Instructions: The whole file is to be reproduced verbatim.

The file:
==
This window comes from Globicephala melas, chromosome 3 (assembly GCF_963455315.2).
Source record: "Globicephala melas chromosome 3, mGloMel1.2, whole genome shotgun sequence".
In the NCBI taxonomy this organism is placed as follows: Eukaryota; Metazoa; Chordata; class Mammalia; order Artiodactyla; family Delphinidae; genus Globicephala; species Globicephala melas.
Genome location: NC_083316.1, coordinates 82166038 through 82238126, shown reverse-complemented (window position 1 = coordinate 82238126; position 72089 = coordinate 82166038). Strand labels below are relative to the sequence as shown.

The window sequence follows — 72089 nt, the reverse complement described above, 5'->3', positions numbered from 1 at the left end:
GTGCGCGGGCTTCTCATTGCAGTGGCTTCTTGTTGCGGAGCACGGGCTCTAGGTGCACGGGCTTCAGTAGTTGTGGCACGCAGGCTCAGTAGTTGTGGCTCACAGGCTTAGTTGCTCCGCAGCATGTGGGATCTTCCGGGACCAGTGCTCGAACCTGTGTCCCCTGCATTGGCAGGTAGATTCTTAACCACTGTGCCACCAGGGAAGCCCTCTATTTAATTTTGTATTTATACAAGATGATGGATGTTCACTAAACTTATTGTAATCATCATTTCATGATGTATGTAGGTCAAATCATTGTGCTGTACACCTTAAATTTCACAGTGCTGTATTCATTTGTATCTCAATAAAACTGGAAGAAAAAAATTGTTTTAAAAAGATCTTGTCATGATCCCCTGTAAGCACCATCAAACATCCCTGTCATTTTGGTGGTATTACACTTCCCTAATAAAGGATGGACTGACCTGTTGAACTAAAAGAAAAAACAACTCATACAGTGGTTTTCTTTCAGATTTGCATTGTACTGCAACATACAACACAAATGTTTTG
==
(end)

This window comes from Globicephala melas, chromosome 3 (assembly GCF_963455315.2).
Source record: "Globicephala melas chromosome 3, mGloMel1.2, whole genome shotgun sequence".
In the NCBI taxonomy this organism is placed as follows: Eukaryota; Metazoa; Chordata; class Mammalia; order Artiodactyla; family Delphinidae; genus Globicephala; species Globicephala melas.
Genome location: NC_083316.1, coordinates 82166038 through 82238126, shown reverse-complemented (window position 1 = coordinate 82238126; position 72089 = coordinate 82166038). Strand labels below are relative to the sequence as shown.

The window sequence follows — 72089 nt, the reverse complement described above, 5'->3', positions numbered from 1 at the left end:
GTGCGCGGGCTTCTCATTGCAGTGGCTTCTTGTTGCGGAGCACGGGCTCTAGGTGCACGGGCTTCAGTAGTTGTGGCACGCAGGCTCAGTAGTTGTGGCTCACAGGCTTAGTTGCTCCGCAGCATGTGGGATCTTCCGGGACCAGTGCTCGAACCTGTGTCCCCTGCATTGGCAGGTAGATTCTTAACCACTGTGCCACCAGGGAAGCCCTCTATTTAATTTTGTATTTATACAAGATGATGGATGTTCACTAAACTTATTGTAATCATCATTTCATGATGTATGTAGGTCAAATCATTGTGCTGTACACCTTAAATTTCACAGTGCTGTATTCATTTGTATCTCAATAAAACTGGAAGAAAAAAATTGTTTTAAAAAGATCTTGTCATGATCCCCTGTAAGCACCATCAAACATCCCTGTCATTTTGGTGGTATTACACTTCCCTAATAAAGGATGGACTGACCTGTTGAACTAAAAGAAAAAACAACTCATACAGTGGTTTTCTTTCAGATTTGCATTGTACTGCAACATACAACACAAATGTTTTG